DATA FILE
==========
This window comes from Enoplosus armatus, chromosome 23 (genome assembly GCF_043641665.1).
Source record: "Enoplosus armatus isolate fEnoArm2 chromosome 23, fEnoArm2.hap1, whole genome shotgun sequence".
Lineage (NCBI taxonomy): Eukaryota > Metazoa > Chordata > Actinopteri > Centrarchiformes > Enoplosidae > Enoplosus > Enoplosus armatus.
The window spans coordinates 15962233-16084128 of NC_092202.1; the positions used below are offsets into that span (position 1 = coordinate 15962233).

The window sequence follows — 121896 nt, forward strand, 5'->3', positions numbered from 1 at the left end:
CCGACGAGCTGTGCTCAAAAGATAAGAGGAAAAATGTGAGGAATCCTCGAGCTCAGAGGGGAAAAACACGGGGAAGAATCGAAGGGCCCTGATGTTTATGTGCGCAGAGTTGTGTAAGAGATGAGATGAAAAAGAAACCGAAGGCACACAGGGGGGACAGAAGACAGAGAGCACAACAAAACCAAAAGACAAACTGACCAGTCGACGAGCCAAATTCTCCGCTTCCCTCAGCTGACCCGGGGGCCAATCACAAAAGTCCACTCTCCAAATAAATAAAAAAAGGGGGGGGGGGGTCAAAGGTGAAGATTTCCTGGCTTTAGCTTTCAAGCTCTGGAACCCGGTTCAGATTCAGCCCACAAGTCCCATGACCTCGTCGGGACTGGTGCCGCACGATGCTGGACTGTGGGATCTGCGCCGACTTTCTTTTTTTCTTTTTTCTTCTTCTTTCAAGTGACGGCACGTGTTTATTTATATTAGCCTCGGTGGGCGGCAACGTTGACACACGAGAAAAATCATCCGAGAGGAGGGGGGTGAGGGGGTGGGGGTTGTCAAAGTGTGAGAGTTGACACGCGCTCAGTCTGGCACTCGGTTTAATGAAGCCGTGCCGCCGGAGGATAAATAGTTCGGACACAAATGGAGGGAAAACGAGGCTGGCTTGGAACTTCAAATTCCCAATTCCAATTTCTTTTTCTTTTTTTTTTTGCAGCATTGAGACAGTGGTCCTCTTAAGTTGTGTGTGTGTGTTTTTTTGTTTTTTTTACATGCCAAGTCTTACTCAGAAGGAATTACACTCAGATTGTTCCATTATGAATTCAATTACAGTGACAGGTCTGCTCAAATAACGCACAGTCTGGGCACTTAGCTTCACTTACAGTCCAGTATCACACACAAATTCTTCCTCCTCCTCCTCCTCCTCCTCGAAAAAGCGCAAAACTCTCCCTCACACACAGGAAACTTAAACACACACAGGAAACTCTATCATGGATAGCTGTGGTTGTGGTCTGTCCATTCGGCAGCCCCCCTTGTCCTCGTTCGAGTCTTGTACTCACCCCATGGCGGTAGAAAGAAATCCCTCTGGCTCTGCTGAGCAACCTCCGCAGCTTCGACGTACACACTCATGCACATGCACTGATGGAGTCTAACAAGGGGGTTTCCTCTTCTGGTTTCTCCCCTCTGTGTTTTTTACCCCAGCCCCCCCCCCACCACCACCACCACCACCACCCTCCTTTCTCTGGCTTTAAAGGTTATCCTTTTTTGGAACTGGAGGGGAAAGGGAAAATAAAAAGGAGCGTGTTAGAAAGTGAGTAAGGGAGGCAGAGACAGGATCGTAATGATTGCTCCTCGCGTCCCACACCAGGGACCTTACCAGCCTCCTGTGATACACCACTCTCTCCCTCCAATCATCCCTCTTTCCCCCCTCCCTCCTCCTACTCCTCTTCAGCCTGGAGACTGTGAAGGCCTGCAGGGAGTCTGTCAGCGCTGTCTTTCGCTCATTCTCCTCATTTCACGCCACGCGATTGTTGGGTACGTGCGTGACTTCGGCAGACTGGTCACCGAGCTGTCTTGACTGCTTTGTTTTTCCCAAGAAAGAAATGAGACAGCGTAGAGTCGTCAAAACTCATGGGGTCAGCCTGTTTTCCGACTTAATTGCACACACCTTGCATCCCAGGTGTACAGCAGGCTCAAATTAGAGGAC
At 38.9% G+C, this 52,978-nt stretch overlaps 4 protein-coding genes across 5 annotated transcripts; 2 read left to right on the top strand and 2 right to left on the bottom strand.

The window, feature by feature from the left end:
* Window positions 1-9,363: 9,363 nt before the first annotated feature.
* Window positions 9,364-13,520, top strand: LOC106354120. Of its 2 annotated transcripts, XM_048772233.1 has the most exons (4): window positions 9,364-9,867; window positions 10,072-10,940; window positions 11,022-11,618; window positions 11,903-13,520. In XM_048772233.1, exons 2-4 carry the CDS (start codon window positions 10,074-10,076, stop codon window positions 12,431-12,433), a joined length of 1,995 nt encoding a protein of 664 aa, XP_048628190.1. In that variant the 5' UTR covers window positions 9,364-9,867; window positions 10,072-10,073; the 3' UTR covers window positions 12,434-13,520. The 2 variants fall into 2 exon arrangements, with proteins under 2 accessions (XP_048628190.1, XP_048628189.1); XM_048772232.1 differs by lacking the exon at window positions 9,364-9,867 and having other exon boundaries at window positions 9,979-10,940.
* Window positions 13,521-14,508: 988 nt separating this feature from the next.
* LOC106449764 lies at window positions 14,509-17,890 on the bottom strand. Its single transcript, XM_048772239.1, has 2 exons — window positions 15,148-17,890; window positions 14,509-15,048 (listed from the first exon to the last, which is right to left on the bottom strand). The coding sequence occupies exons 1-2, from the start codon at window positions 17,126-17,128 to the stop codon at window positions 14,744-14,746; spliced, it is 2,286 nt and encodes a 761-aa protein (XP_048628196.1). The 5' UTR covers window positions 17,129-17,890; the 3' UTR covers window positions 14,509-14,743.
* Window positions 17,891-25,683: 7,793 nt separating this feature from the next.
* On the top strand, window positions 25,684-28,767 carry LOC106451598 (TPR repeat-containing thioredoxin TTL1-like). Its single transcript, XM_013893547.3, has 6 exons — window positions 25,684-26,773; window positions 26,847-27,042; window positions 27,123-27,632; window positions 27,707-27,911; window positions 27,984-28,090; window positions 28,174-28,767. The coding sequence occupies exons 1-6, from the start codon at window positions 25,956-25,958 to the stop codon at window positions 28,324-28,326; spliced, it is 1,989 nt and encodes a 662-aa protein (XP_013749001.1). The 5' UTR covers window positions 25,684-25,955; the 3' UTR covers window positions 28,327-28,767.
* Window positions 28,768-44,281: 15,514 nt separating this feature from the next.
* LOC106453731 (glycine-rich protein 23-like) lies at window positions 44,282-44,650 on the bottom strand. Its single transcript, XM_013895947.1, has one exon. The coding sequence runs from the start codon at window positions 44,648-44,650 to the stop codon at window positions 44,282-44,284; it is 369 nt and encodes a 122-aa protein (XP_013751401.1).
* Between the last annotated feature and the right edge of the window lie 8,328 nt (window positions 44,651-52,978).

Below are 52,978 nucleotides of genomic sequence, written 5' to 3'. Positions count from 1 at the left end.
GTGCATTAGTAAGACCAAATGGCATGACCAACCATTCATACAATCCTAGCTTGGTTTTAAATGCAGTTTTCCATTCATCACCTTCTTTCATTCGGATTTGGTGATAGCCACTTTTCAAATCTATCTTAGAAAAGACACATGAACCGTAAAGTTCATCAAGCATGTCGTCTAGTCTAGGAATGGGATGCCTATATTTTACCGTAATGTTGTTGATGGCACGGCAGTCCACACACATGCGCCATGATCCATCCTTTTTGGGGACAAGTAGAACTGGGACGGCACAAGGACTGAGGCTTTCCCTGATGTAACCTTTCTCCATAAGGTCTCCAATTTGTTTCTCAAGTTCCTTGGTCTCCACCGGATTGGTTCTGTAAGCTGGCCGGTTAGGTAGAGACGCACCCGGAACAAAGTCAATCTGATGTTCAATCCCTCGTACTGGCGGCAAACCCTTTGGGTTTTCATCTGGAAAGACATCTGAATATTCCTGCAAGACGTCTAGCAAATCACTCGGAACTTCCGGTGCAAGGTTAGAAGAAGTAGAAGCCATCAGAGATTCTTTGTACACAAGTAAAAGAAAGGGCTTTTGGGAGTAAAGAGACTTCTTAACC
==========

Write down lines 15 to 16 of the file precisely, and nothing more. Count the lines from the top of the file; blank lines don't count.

* Window positions 28,768-44,281: 15,514 nt separating this feature from the next.
* LOC106453731 (glycine-rich protein 23-like) lies at window positions 44,282-44,650 on the bottom strand. Its single transcript, XM_013895947.1, has one exon. The coding sequence runs from the start codon at window positions 44,648-44,650 to the stop codon at window positions 44,282-44,284; it is 369 nt and encodes a 122-aa protein (XP_013751401.1).